“As we read it, [the decision] just deals with the question of naming the proper defendant in a lawsuit,” said attorney Leon Dayan, who has represented the advocacy group Fair Share Pittsburgh, which is a co-defendant with the city in the federal court case. He said that union-backed group “is committed to continuing to try to hold UPMC accountable for its activities that are not genuinely charitable in nature.”
“The judge’s ruling is very clear that this has nothing to do with UPMC’s charity status, and our community feels strongly that based on the organization’s actions it is not a charity,” wrote Barney Oursler, executive director of Pittsburgh UNITED. He said that UPMC “isn’t paying its fair share for public services like schools and transit, and taxpayers are forced to pick up the tab.”
Mr. Strassburger was adamant that the UPMC parent company’s lack of a payroll was beside the point.
“I think the judge ignored overwhelming evidence that UPMC itself has some employees,” he said. UPMC CEO Jeffrey Romoff “and all the top echelon are, based on their own [tax returns], UPMC employees.
“The ballgame isn’t over, and the judge acknowledges that,” Mr. Strassburger said. In the next few weeks, city officials and the legal team “will knock our heads together and take the next step.”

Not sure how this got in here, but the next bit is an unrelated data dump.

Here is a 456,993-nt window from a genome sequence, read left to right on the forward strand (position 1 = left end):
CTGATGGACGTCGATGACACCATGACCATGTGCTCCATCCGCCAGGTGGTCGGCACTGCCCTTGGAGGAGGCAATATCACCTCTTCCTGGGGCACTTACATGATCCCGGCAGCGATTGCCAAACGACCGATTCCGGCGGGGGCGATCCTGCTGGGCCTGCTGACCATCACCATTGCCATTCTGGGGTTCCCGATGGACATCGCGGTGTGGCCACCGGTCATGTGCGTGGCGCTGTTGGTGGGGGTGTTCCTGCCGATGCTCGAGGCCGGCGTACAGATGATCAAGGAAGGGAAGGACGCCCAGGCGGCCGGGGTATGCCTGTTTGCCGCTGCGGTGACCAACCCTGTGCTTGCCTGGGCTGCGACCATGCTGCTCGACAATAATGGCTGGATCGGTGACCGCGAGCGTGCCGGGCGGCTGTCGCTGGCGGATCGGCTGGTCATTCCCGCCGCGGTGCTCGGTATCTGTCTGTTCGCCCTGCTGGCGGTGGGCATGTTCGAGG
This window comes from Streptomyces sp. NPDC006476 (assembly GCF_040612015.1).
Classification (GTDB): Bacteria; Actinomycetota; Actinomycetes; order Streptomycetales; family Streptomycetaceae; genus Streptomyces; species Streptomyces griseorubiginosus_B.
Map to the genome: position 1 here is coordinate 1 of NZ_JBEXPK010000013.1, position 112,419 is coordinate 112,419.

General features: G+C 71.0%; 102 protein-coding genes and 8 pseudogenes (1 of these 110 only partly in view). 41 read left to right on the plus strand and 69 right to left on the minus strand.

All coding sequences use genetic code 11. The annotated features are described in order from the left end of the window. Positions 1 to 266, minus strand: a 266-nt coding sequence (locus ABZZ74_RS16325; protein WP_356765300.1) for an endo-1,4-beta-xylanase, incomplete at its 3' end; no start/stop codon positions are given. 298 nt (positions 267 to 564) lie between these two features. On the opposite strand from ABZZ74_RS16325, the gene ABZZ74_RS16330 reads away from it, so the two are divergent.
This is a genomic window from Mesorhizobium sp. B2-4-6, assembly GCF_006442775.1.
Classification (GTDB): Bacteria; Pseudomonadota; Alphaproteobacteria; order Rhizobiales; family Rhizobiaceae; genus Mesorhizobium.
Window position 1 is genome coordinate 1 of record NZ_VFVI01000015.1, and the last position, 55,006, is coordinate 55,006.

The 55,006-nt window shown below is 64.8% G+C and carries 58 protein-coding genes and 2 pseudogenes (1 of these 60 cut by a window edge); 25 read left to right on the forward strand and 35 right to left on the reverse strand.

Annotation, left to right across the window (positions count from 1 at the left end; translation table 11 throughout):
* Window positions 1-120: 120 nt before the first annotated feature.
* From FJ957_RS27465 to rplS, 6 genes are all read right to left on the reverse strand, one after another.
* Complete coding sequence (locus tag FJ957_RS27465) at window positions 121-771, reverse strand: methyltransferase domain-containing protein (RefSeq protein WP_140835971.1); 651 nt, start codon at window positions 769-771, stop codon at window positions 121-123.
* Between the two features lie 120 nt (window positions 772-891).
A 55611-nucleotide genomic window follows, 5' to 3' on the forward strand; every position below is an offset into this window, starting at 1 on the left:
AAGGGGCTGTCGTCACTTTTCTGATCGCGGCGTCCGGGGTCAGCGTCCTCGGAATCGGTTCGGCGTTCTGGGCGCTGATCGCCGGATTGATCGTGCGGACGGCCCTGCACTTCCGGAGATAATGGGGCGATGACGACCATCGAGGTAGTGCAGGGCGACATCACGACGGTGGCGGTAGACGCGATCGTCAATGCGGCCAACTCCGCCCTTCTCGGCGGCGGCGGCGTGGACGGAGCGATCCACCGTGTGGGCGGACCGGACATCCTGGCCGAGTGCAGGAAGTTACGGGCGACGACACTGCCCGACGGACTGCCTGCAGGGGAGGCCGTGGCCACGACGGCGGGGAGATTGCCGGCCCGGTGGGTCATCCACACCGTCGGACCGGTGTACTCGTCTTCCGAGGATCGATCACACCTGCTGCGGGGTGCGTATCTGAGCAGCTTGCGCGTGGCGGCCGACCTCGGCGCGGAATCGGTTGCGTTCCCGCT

If the city can get beyond Judge Wettick’s “narrow ruling” on the payroll issue, it still has a chance to contest UPMC’s “purely public charity” designation, said Gary M. Grobman, of the Harrisburg-based nonprofit consulting company White Hat Communications.
“In order to be a charity, you have to meet five criteria,” known as the HUP test, named after the 1985 decision in Hospital Utilization Project v. Commonwealth, Mr. Grobman said.
In order to be stripped of that charitable status, “you only have to miss on one of the five,” he said.
The city taxes for-profit employers 0.55 percent of their payroll expenses. Its effort to wring that tax from UPMC, whose subsidiaries, when combined, are its largest employer, is part of a decadeslong response to the growth of tax-exempt entities, which comprise ever-increasing portions of its workforce and take up much of its land area.
“We are eager to continue to meet with UPMC and other nonprofit partners to formalize a collaborative long-term agreement that addresses our structural financial needs, invests in our neighborhoods and workforce, and delivers upon their charitable commitment to our community,” Mr. Peduto said.
UPMC is Allegheny County’s largest property owner, with 656 acres and $1.6 billion in land and buildings, and 86 percent of that is tax-exempt, according to a Pittsburgh Post-Gazette analysis.
If it were not a nonprofit, and thus exempt from paying certain taxes, UPMC would owe the city $20 million more in taxes every year.
Because of its charitable designation, the hospital system pays no payroll preparation tax, and it pays property tax on certain profit-generating pieces of real estate, which represent 14 percent of UPMC’s total county holdings.
Robert Zullo contributed. Rich Lord: email@example.com. Bill Toland: firstname.lastname@example.org.
First Published June 25, 2014 12:00 AM